Motivation towards Change
The last and most common difficulty of planned organizational change is the motivation of individuals towards change. As most organizations would testify, motivating individuals, especially those in subordinate positions is a difficult process when it comes to the implementation of planned organizational change. For planned organizational change to be successful, employees and other key players in the process need to be motivated towards the implementation of these changes (Bruhn et al., 2001). This motivation is in line with the creation of awareness of planned organizational change and those involved in the process need to demonstrate a want and need to achieve these changes for the organization. Motivation towards change becomes a difficulty in the process of planned organizational change because most organizations lack the ability to, properly, motivate their employees towards the change (Newman, 2000). In most cases, those in management provide a layout of how things should be done, and the rationale behind the change. However, they fail to motivate the key players in the pioneering if change in the organization. This, in turn, deters the process of change in the organization, which prevents the organization from attaining its goals and objectives especially in relation to the implementation of planned organizational change.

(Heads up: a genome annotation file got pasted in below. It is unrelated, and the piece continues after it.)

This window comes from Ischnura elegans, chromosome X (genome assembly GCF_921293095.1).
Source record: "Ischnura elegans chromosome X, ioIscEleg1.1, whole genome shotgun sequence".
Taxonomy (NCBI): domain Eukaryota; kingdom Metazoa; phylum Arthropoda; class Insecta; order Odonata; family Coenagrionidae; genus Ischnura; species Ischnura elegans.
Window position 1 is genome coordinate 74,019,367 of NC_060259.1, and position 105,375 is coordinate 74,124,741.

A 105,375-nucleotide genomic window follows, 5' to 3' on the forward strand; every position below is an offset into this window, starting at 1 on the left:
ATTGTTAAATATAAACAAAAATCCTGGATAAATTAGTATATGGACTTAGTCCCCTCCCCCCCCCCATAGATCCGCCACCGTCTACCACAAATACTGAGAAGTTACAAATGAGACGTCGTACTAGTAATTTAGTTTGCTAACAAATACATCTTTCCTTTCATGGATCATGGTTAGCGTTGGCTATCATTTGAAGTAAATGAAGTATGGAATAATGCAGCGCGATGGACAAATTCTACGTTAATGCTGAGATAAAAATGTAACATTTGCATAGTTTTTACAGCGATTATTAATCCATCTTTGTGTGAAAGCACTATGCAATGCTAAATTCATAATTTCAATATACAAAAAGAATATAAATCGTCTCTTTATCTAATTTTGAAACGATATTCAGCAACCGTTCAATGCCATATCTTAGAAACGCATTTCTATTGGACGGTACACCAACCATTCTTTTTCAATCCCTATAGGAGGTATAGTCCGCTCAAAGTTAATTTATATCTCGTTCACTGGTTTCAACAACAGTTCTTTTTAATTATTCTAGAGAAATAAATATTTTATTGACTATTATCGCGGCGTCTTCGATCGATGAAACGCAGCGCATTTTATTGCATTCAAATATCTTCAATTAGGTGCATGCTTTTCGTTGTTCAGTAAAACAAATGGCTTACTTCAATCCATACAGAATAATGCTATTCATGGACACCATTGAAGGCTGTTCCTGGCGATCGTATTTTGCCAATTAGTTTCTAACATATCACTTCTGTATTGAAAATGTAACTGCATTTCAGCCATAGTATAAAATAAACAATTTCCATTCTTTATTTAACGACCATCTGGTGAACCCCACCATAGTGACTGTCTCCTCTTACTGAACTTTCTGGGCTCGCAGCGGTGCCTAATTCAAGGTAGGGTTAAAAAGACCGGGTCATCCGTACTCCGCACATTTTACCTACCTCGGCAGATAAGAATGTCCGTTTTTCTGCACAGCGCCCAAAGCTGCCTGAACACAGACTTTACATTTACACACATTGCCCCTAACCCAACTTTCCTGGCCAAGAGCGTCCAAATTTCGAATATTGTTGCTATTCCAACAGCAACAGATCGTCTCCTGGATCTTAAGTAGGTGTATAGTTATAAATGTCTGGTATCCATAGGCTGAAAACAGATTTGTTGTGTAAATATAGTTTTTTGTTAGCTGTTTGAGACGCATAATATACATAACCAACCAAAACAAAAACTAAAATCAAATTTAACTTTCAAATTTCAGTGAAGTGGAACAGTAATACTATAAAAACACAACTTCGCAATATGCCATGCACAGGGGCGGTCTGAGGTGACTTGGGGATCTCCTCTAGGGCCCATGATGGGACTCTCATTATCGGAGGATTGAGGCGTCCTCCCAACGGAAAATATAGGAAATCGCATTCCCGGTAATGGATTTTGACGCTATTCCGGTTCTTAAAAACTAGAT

Having mentioned some of the difficulties of planned organizational change, it is evident that there is a need for the establishment of methods to overcome such difficulties. Overcoming difficulties in planned organizational change is the only means through which any organization may successfully implement the strategies towards change (Jones, 2003). For that reason, researchers have identified the need for the establishment of support elements so as to overcome such difficulties. Accordingly, some of the methods that have been identified to overcome these difficulties include the establishment of a pragmatic project plan, the development of internal change agents, the establishment of an organization structure for the implementation of change , development of communication and training plans for employees and the removal of barriers in planned organizational change (Bordia et al., 2004). The establishment of a pragmatic plan ensures that all key players in the change process are provided with comprehensive information regarding the changes to take place (Newman, 2000). This assists them to understand the importance of the planned organizational change, as well as, equip them with the required skill and knowledge regarding the process of change. The establishment of an organizational structure for the implementation and management of change is necessary for the selection of individuals with the right knowledge and skill for the implementation of change. Each of those selected for the implementation of the planned organizational change is given a specific responsibility that is in line with the implementation of the planned changes (Bruhn et al., 2001). In relation to this, overcoming the difficulties of planned organizational change also requires a solicitation of internal change agents. This ensures motivation for all the key players in the implementation of change, as well as, the identification of individuals with certain skills necessary for the implementation of change.